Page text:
Chuck Prophet – ‘Temple Beautiful’ (2012)
For my way of thinking, there are only three records that are about cities, the life in those cities, the culture, the times, the excesses, the joy, the sorrow, and the dark mysterious edges … the first being the early work by The Velvet Underground, the second was L.A. Woman, by The Doors, and the third is this brilliant outing regarding the city of San Francisco, and hometown of Chuck Prophet.
Temple Beautiful opens with, or rather busts on the scene with “Play That Song Again,” an AM Radio killer hit, if there still was such a thing, delivering a perfect mixture of hooks and attitude, sending Chuck’s telecaster front and center, where he takes it all to the wall in a no nonsense bare knuckles style that’ll have your hand reaching out to turn up the volume before you’re even aware of it. Prophet’s lyrics dance between Kerouac’s “On The Road,” and a flashy Dylanesque banter, filled with free association, bigger than life epic characters, lofty aspirations, discovery, and enough homages to spin your head around. But he doesn’t stop there, he graciously channels Ray Davies al-la Muswell Hillbillies, and Jonathan Richmond, effortlessly stripping it all down without sounding frozen or clichéd … and I haven’t even gotten to the John Lennon “How Do You Sleep” chord changes on “Emperor Norton.”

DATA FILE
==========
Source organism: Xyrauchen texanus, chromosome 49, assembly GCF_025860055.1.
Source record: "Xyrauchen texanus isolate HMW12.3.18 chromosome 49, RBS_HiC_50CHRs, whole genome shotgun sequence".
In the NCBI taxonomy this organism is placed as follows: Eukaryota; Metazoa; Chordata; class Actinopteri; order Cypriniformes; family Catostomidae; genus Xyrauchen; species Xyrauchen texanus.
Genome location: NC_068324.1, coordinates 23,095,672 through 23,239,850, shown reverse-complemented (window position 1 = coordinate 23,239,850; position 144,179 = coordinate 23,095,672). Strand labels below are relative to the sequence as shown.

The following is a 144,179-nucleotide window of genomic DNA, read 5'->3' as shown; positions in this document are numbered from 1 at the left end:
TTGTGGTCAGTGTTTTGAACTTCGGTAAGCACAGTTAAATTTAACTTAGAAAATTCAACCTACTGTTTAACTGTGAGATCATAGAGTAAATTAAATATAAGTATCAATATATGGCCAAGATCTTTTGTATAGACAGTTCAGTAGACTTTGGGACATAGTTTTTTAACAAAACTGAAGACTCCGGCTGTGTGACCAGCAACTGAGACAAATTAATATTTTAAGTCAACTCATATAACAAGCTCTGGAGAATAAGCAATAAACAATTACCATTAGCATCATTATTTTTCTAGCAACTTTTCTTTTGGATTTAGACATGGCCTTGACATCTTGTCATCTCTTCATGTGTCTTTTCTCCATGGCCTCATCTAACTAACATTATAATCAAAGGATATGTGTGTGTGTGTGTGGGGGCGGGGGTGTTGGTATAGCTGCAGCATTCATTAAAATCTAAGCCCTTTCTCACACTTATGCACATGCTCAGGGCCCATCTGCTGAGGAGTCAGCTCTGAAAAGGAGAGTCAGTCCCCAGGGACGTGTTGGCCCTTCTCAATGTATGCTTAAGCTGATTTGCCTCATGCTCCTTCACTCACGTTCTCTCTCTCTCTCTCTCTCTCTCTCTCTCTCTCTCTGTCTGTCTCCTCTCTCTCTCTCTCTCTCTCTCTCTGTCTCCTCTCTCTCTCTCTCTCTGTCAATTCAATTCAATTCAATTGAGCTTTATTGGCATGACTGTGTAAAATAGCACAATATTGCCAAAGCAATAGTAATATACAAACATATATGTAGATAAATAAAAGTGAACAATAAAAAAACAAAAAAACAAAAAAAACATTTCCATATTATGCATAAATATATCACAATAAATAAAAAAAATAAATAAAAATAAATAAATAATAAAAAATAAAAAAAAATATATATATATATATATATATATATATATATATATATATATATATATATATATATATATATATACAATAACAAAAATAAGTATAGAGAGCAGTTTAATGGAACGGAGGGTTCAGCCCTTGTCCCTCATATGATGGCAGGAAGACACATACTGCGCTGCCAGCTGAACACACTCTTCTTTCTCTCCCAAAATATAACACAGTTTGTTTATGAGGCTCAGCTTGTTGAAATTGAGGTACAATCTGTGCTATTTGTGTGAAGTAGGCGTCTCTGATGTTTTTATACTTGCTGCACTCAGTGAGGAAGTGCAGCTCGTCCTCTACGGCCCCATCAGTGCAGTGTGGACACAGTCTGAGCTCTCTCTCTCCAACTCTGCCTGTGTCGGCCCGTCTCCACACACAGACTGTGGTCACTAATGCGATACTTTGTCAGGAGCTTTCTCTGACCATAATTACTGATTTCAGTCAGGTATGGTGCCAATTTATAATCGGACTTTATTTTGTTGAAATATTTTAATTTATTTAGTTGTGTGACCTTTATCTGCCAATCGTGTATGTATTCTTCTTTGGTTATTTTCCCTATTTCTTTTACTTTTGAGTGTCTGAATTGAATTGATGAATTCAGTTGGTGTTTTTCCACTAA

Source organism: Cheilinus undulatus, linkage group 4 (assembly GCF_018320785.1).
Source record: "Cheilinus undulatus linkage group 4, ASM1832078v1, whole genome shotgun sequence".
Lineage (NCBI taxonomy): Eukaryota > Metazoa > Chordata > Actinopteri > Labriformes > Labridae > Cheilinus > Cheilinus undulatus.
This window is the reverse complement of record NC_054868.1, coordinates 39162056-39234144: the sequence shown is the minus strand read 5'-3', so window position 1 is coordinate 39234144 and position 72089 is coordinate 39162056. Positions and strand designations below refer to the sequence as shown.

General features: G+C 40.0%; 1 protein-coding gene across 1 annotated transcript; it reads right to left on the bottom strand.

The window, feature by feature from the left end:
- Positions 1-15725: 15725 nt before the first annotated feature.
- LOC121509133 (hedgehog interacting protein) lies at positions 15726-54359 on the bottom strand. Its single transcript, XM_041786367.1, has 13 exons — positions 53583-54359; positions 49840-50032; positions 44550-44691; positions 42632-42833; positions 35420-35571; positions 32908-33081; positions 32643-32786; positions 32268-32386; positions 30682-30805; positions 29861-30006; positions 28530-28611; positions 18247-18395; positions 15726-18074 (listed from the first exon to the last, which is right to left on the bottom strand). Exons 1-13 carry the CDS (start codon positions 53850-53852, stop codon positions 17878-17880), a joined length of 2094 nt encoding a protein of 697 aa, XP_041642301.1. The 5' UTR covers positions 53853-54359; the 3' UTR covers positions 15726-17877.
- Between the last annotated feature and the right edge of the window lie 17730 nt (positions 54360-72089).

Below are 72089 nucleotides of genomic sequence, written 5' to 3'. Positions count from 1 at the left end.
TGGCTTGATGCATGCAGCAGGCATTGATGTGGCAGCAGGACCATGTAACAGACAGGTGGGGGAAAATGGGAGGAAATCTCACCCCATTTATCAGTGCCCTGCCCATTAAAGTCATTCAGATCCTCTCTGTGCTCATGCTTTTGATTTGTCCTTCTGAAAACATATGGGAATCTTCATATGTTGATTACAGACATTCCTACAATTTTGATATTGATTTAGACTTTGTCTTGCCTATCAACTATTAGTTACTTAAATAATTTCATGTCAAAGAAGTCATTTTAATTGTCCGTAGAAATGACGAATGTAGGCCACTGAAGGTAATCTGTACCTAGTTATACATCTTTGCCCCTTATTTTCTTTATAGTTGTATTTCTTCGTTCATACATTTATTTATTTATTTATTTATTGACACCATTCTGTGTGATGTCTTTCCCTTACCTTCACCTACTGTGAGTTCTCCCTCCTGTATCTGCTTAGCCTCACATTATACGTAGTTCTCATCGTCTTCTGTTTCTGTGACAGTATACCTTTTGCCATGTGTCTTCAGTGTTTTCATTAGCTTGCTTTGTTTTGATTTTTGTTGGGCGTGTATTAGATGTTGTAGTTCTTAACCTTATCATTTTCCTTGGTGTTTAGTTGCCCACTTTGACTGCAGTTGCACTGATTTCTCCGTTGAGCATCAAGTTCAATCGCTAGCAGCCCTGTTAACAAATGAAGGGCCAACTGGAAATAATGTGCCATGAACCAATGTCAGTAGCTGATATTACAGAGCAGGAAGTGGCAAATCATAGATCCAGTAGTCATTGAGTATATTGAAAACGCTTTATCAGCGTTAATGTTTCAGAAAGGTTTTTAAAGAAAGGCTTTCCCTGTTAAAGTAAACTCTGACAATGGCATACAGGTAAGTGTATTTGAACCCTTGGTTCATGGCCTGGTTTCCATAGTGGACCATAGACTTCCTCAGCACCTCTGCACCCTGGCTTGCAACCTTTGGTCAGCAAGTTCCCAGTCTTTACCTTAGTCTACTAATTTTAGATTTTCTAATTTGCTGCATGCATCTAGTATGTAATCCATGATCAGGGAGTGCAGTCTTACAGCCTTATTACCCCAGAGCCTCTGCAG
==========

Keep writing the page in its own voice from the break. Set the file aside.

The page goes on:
Just wrap your ears around “Who Shot John,” an unexpected updated remake of “Hey Joe,” a song that’s filled with sundown shadows, drifting lyrics, haunting melodies, and drenched with shimmering guitars. Others have waved off Temple Beautiful, claiming that it runs out of gas at the end, but they don’t get it, Chuck’s not running out of gas, he’s winding down, stepping back even further into his rich musical history, serving up “Little Girl, Little Boy” with 1950’s flavors, and featuring his wife Stephanie Finch on backing vocals, delivering codeine cough syrup laced harmonies that are full, rich, and subtle all at the same time … like dollar bills caught on a breeze, blowing down the street, completely unexpected, beautiful, and highly prized.
And that that pretty much sums up this album … it’s highly prized.
– Jenell Kesler